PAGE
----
Into Strangford Lough

Tuesday 9 May

My crew was up at 0630 to set off for Strangford Lough, needing to be entering the Narrows at 0800. They struggled to spring my stern off the pontoon against the wind on my bow, and the incoming tide, and eventually I swung my bow out on my own and Skipper steered my stern into the corner. Outside the harbour the seas were a bit lumpy, but the scenery was a pleasant distraction, and the water calmed as we came abreast of St Patrick’s Rock, effectively a marker of the beginning of the entrance to the Lough. Even at the beginning of the flood tide, and with no wind, I could feel eddies, mini whirlpools, swirls and calms around my hull, but Mate took it in her stride, remembering similar waters in her nursery sailing days on the Menai Straits in North Wales. Apparently pilotage is easy: just follow the pink line on the chart plotter. The haze lifted to reveal very attractive scenery below a beautiful blue sky, while two harbour porpoises and a few seals were spotted.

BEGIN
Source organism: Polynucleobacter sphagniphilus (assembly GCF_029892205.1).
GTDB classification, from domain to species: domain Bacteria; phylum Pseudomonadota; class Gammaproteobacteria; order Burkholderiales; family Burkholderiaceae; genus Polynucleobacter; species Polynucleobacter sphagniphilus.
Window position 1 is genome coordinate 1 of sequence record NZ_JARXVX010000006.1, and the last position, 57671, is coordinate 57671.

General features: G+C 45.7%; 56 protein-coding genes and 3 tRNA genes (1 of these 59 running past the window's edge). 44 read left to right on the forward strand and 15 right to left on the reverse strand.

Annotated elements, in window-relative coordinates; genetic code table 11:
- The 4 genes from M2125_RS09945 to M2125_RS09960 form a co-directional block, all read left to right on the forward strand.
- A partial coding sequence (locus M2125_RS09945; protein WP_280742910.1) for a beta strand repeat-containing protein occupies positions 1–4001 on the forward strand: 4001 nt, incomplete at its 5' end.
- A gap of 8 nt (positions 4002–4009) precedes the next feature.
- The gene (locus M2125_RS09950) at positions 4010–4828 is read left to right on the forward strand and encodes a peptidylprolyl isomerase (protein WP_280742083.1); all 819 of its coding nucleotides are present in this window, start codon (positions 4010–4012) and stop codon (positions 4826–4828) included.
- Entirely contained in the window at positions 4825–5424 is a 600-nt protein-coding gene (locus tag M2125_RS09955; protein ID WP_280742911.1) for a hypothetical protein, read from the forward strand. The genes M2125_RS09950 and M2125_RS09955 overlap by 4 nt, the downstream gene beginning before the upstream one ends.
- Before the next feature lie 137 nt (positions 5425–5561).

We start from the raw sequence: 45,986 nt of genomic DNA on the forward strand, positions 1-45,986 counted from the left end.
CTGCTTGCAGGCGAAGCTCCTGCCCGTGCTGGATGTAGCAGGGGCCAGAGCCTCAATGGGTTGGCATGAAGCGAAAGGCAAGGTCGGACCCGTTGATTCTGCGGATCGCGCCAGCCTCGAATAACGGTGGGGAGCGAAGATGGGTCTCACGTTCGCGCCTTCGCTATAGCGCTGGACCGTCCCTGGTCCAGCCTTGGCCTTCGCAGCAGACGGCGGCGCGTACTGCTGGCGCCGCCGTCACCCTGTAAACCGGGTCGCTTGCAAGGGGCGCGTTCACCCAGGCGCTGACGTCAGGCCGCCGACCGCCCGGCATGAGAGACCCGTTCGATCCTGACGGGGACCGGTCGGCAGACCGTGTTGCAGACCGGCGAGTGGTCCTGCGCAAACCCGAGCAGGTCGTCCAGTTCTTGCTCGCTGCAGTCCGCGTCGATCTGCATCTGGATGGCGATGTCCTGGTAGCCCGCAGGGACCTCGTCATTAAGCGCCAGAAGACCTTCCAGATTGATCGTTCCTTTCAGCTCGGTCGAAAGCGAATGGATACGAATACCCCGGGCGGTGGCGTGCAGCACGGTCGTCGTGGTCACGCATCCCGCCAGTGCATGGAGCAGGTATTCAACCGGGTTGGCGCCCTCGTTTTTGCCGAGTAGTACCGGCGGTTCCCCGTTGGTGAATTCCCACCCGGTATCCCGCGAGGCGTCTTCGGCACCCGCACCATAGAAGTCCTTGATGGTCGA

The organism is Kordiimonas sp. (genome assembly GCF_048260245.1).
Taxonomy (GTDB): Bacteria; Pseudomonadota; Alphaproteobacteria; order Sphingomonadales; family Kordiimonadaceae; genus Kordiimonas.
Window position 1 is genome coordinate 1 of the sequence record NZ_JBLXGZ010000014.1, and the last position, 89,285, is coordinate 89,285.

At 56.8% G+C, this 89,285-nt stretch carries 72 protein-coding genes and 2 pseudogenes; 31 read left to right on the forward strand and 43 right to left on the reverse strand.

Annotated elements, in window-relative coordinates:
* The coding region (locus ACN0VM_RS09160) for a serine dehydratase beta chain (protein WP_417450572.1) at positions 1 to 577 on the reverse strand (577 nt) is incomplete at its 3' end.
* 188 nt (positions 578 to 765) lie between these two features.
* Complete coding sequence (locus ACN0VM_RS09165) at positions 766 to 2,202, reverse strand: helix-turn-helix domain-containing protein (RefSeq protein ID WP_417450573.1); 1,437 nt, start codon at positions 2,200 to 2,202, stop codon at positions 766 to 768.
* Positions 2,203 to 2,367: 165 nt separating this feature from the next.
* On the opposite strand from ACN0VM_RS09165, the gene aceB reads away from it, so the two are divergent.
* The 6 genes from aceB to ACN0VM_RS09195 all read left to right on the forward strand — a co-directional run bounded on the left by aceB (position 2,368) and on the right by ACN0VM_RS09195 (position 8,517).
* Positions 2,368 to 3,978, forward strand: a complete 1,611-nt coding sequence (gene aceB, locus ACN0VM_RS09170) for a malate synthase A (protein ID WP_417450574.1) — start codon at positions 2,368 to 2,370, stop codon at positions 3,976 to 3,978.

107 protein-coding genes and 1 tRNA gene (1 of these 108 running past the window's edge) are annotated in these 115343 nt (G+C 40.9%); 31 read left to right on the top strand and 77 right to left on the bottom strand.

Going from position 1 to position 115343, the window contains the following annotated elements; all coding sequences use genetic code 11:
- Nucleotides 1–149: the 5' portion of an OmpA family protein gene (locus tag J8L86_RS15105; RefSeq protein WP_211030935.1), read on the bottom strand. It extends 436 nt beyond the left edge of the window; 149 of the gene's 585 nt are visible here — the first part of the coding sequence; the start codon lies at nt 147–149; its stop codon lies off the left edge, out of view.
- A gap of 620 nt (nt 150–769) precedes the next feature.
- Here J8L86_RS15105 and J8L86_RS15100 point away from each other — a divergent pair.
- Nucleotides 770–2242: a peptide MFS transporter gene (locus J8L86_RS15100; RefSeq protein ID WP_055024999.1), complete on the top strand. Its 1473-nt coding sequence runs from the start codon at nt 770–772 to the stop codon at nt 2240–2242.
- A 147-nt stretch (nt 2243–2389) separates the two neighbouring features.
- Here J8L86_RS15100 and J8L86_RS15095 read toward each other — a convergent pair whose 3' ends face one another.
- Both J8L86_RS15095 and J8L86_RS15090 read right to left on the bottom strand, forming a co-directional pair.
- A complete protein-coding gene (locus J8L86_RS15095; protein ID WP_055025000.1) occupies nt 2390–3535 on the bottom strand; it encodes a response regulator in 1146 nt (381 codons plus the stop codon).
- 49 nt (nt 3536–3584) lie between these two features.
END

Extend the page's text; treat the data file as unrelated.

Skipper dropped my anchor into Kircubbin Bay, in the Northeast corner, for breakfast and an opportunity for Mate to catch up with her journal. After lunch and a brief siesta, the wind began to freshen from the West, putting me on a lee shore in more bouncy conditions, even though the water was now reflecting the blue skies. My crew decided to brave the “interesting” pilotage to Ballydorn, on the Northwest shore – the final approach to a pool deep enough to anchor is narrow and shallow at low water…but at least they could see where the rocks were. It was a pretty. sheltered spot, near Down Cruising Club’s red ex-lighthouse clubhouse, an old lady from 1917, known as Petrel. Once the gardeners had finished mowing the lawns of a modern house on the shore, we enjoyed a peaceful evening, observing cyclists, walkers, a friendly seal and local bird life, under a nearly full moon in a clear sky. It was warm enough for supper at the cockpit table, and dessert inside the porch.